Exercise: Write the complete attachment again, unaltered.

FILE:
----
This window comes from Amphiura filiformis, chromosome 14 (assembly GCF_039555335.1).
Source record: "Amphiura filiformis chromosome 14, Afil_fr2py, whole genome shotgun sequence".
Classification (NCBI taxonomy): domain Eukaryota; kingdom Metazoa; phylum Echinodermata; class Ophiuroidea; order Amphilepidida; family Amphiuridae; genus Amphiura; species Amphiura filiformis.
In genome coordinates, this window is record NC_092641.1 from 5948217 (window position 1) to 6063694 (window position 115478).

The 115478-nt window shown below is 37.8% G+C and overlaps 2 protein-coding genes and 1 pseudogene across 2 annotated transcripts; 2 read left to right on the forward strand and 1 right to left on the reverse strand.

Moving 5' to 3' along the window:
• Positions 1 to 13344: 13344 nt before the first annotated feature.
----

This window comes from Amphiura filiformis, chromosome 14 (assembly GCF_039555335.1).
Source record: "Amphiura filiformis chromosome 14, Afil_fr2py, whole genome shotgun sequence".
Classification (NCBI taxonomy): domain Eukaryota; kingdom Metazoa; phylum Echinodermata; class Ophiuroidea; order Amphilepidida; family Amphiuridae; genus Amphiura; species Amphiura filiformis.
In genome coordinates, this window is record NC_092641.1 from 5948217 (window position 1) to 6063694 (window position 115478).

The 115478-nt window shown below is 37.8% G+C and overlaps 2 protein-coding genes and 1 pseudogene across 2 annotated transcripts; 2 read left to right on the forward strand and 1 right to left on the reverse strand.

Moving 5' to 3' along the window:
• Positions 1 to 13344: 13344 nt before the first annotated feature.